I don’t know what to think about indie games sometimes. On one hand, they’ve made it possible for some excellent games, including a spiritual successor to Myst, my favorite game of all time, to see the light of day. On the other hand, it’s like the era of shareware has returned in full force with a litany of half-baked games illuminating my PC monitor. The best thing I can say about Goggles is that it possesses a fun, charming spirit that is sorely lacking in many video games today. The rest of the game, though, is far less charming.
Goggles is a quasi-sandbox game which places you in levels and gives you various objectives to complete. You take control of a variety of robotic vehicles, all of which are clunky and laborious to maneuver, and go about shooting stuff using a primary and alternate method of attack. One vehicle, for example, has a rocket launcher as its main weapon and a flamethrower as its secondary, to give you some flexibility between long range and close range targets. It doesn’t feel particularly good to shoot things in this game; there’s a noticeable lack of physics and weight to everything, and the sound effects are mostly flat and generic.
Your primary objective in each stage is to close a series of open portals within the allotted time limit. These portals are what produce the enemies you’ll encounter throughout the stage. Random objectives will also pop up and challenge you with various tasks, like killing a wave of enemies or escorting cargo in transport. Like the primary, these secondary objectives probably won’t do much for you because it consists of a lot of driving around and shooting which, as I said, isn’t anything to write home about in Goggles.
Theoretically the action should be more engaging during multiplayer matches where you’re faced with human opponents who would, hopefully, be more tactful than the computer AI. The problem is that this game doesn’t have any players; there was no one online the handful of times I checked the lobbies. Even if you have some friends you can convince to play Goggles with you, I have a hard time imagining the game inducing excitement for anyone.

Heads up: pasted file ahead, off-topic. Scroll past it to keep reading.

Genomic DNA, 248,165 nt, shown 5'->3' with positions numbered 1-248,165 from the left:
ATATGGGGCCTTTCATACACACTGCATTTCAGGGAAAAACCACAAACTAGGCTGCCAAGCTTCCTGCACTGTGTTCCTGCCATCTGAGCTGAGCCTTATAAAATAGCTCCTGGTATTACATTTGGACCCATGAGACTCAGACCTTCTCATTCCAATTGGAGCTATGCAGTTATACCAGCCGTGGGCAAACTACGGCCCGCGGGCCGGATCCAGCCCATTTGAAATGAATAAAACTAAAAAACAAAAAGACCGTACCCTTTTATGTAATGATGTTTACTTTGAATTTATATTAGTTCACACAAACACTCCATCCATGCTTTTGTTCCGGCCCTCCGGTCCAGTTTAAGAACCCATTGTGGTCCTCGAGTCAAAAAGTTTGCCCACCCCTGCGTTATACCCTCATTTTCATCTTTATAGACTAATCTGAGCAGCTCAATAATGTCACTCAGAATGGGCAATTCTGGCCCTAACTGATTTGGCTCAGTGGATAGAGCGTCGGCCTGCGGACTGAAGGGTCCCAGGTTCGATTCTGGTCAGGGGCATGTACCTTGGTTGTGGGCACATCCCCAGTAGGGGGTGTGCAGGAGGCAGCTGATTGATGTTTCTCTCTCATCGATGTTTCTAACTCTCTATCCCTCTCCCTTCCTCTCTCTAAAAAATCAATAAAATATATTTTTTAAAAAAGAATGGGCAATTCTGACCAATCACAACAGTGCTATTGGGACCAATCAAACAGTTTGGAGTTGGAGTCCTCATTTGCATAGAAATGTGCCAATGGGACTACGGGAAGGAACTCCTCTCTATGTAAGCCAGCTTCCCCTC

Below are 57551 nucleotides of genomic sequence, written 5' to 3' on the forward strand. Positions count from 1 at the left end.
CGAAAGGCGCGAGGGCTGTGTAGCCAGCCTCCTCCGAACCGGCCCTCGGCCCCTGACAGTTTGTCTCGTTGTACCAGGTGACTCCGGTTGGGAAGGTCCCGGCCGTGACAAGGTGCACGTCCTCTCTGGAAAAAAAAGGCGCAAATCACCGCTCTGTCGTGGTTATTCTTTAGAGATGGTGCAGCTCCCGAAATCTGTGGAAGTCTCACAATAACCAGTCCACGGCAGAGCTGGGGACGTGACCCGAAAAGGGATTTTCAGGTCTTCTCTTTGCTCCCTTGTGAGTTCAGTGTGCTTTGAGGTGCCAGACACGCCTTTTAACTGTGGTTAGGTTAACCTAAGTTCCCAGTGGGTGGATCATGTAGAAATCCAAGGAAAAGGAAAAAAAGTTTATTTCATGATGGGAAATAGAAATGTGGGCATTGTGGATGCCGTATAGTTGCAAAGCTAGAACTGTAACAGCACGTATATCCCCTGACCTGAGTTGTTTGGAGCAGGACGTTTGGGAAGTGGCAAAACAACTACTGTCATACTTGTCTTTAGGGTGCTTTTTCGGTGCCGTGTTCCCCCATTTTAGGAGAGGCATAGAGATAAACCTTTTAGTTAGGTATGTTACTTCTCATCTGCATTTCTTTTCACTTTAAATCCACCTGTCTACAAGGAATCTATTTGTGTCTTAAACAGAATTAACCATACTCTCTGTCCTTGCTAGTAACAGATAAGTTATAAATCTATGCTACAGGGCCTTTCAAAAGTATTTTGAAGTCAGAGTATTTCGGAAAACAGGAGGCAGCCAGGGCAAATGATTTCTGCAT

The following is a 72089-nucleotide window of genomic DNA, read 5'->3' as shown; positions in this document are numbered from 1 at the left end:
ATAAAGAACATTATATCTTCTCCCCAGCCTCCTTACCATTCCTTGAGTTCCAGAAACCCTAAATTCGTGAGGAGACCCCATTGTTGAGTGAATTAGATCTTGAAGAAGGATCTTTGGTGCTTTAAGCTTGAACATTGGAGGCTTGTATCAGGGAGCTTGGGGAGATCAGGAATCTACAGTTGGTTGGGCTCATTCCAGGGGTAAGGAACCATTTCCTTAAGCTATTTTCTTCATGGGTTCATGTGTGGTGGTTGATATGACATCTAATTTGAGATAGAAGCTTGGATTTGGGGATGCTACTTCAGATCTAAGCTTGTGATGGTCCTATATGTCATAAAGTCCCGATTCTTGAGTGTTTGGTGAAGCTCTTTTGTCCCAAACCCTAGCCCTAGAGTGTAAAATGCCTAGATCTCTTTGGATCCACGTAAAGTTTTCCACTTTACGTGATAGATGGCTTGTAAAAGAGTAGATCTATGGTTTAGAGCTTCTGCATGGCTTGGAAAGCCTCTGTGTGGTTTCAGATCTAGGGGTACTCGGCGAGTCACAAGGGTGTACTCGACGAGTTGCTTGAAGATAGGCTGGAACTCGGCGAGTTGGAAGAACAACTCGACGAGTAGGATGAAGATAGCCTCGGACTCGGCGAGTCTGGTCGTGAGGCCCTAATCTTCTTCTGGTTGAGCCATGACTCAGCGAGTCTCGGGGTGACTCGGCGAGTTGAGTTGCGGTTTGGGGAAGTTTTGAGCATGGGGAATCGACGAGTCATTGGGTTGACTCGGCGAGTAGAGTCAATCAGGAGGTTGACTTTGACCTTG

The art style itself displays a spark of ingenuity and creativity not present in the other facets of the game, leading to levels that are quite interesting to navigate and explore. There’s also a lot of variety in the level design, ranging from a steampunk Victorian setting to a tropical island. The most enjoyment I derived out of Goggles was from aimlessly driving around and exploring the levels, putting the combat and objectives to the side.
Between stages there are comic style cutscenes which introduce you to the wacky characters and storyline. I would consider these another high point for the game as I found them to be funny in their own right. It’s not enough to redeem the gameplay, but it makes playing through it tolerable and almost worthwhile just to see.
From a technical standpoint, Goggles is also underwhelming, despite being developed with the ubiquitous Unity engine. A lot of the textures look muddy, for instance, sadly hiding much of the beautiful art rather than letting it shine. I also found the framerate to be inconsistent, which shouldn’t be the case considering how rudimentary the graphics are, despite the power of my rig. It’s plainly obvious to me that the game needs more development time.
Goggles - World of Vaporia
There’s a charming game in Goggles that is unfortunately hidden behind a half-baked software release. While the art style is colorful and unique, the gameplay is flat and an important portion of the experience, multiplayer, has no participants. While I love the level design, it's not to recommend the game on.